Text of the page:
Enjoyment means being able to enjoy your hard-earned money without feeling guilty. It means taking advantage of vacations when a good deal comes around. Love your home more by doing the home upgrades you want to do without feeling guilty. Enjoy life more without constant worries about money because you have Control, Liquidity, and Use of your money.

If you would like to learn more how you can have a CLUE with your money, please email me and I will send you a special report.

My email is:

This special report will show how being honest with yourself and behaving like a bank, you can reduce or eliminate the interest you are paying banks/finance companies and at the same time, save for the future.

Here’s to having CLUE!

-Joshua Smith

Sunday, June 26, 2011

Financing and Savings: Focus on Volume of Interest Not Rate of Interest/Return

Financing and Savings: Focus on Volume of Interest Not Rate of Interest/Return

I hear it all the time on the television, in the coffee shop, and even when out at dinner. What is it I hear? “I just got a great interest rate on my new car, boat, credit card, home etc.” What most people either do not know or do not understand is that it is the volume of interest that is a wealth destroyer and not necessarily the interest rate.

So for instance say you had a $20,000 car you just purchased and got a great rate of 4.9% over 5 years. Your first payment would be $376.51 of that $81.67 would be interest (21.69%) and $294.84 would be principal (78.30%). Over the term of 5-years (assuming it was not traded in early) $2,590 (or 11.30%) would have been paid in interest.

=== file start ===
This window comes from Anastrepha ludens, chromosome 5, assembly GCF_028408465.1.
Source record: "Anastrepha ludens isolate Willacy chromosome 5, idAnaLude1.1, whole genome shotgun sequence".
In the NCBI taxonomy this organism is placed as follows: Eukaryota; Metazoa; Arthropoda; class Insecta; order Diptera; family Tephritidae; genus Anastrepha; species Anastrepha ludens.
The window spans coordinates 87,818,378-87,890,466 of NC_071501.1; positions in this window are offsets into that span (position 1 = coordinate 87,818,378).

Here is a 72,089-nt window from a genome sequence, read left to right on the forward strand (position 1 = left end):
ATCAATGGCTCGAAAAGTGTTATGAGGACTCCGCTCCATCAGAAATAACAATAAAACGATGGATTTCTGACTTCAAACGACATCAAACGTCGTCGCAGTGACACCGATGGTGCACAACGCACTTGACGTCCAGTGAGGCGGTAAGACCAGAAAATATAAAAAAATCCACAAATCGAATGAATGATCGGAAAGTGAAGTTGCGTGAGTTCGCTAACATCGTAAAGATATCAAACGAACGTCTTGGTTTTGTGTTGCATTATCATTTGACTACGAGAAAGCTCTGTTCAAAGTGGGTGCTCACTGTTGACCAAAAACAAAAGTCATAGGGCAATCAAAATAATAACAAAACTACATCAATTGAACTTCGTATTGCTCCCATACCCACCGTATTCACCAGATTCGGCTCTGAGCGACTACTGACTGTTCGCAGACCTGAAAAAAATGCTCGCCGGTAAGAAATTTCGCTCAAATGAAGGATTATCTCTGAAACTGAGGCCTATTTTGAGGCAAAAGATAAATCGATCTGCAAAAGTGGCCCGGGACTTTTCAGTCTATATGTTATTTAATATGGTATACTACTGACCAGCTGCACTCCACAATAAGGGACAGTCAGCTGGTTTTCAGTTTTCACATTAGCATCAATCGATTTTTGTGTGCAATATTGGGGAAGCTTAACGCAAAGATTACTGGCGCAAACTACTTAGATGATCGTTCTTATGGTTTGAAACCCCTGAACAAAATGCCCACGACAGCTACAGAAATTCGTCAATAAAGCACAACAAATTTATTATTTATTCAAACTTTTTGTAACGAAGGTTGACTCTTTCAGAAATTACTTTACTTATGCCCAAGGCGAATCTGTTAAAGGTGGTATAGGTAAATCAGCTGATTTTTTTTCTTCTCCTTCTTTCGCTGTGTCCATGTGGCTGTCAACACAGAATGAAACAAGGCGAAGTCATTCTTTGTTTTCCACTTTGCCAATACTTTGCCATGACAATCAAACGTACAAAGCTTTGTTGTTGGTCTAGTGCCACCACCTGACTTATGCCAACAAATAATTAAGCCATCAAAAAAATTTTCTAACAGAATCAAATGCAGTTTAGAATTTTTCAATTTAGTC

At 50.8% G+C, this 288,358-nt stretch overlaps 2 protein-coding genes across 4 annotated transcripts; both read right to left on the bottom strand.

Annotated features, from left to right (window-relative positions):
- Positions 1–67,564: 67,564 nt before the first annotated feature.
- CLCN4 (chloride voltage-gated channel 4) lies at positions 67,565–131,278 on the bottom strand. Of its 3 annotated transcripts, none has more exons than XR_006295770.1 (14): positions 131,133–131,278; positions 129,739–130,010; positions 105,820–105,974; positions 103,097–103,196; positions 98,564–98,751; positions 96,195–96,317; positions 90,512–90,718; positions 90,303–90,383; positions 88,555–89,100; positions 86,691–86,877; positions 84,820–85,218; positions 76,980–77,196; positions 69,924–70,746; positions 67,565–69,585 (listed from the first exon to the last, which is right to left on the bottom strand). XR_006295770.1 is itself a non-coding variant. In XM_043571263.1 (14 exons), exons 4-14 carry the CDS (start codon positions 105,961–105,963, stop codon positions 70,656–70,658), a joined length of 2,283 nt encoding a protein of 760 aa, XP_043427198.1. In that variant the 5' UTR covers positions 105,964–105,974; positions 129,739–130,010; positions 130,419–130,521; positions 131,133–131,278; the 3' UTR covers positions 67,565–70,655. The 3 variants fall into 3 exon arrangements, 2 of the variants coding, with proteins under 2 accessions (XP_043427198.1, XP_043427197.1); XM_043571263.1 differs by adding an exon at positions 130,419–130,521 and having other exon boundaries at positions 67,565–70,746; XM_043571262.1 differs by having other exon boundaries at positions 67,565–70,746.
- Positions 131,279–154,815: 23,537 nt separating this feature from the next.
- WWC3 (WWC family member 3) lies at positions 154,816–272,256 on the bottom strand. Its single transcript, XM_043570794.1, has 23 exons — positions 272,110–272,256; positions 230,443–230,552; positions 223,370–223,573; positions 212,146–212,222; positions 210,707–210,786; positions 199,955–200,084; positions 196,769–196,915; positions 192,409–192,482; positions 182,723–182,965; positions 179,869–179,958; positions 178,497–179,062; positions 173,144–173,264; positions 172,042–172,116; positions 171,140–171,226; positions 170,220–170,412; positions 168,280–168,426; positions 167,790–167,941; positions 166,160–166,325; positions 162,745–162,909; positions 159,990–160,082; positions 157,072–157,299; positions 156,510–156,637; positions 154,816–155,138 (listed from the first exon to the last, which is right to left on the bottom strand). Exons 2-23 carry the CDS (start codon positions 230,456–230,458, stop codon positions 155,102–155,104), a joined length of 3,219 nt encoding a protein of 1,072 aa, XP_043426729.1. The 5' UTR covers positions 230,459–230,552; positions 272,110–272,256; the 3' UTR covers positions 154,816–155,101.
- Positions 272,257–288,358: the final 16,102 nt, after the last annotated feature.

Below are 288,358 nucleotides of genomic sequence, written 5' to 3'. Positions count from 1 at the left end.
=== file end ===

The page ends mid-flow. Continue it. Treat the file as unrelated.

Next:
It is said that the average person spends an average 35% of every after-tax dollar on financing for purchases that were already made and saves less than 5%. So if we are to get ahead in life what rate of return would we need to equal the amount of every dollar we willing sent to a bank or financial institution (700%!!)? What if someone, like myself, could help you change this equation?

When it comes to savings the same thing applies. If we can change the 35% and 5% equation to say 20% and 20% things get a lot better. Would you rather have an account that was at the mercy of the market with a balance of $25,000 earning $2,000 in interest a year (8%) or would you rather a have a safe place with a larger balance of $100,000 (because you saved 4 times as much) earning $4,500 a year (4.5%).

When you focus on volume of interest many things come into perspective.

If you would like help to see how you can focus on volume, not interest rate, and see how you might be able to improve your own equation please feel free to email me at:

Saturday, April 2, 2011

Show Me the Money! Where’s the Beef? Never Trust a Skinny Cook!

Show Me the Money! Where’s the Beef? Never Trust a Skinny Cook!

What are these pop culture sayings telling us? They are telling us to always ask for proof. This is never more of importance than when it comes to your hard earned savings.

Earlier in the week I had a conversation with a younger fellow in a conversation. He worked for a big financial institution and was trying to pitch me on these great new investments he had that were averaging 9% per year (he obviously did not know me very well or what I did). I won’t get in the specifics; however I asked for how long had they averaged 9% per year? Was that a 9% simple interest calculation or compounding interest calculation? What were the fees, and was the 9% before or after fees? What was my minimum return contractually in the event things did not go as planned or I needed the money before my 60th birthday? Finally, could he show me an actual statement from someone (maybe his personal statement since it was such a great deal!)?